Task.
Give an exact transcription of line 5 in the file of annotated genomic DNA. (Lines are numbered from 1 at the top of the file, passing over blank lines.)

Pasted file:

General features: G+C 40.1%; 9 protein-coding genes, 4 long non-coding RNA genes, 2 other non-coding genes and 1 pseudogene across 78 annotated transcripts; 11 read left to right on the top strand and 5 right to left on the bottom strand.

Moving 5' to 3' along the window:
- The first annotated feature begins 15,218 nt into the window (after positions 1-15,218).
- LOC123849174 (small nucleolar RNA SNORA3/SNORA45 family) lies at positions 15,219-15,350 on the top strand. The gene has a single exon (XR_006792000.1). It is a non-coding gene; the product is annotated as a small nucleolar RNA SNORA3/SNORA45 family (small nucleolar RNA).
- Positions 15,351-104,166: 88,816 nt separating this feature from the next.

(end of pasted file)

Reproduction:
- Positions 15,351-104,166: 88,816 nt separating this feature from the next.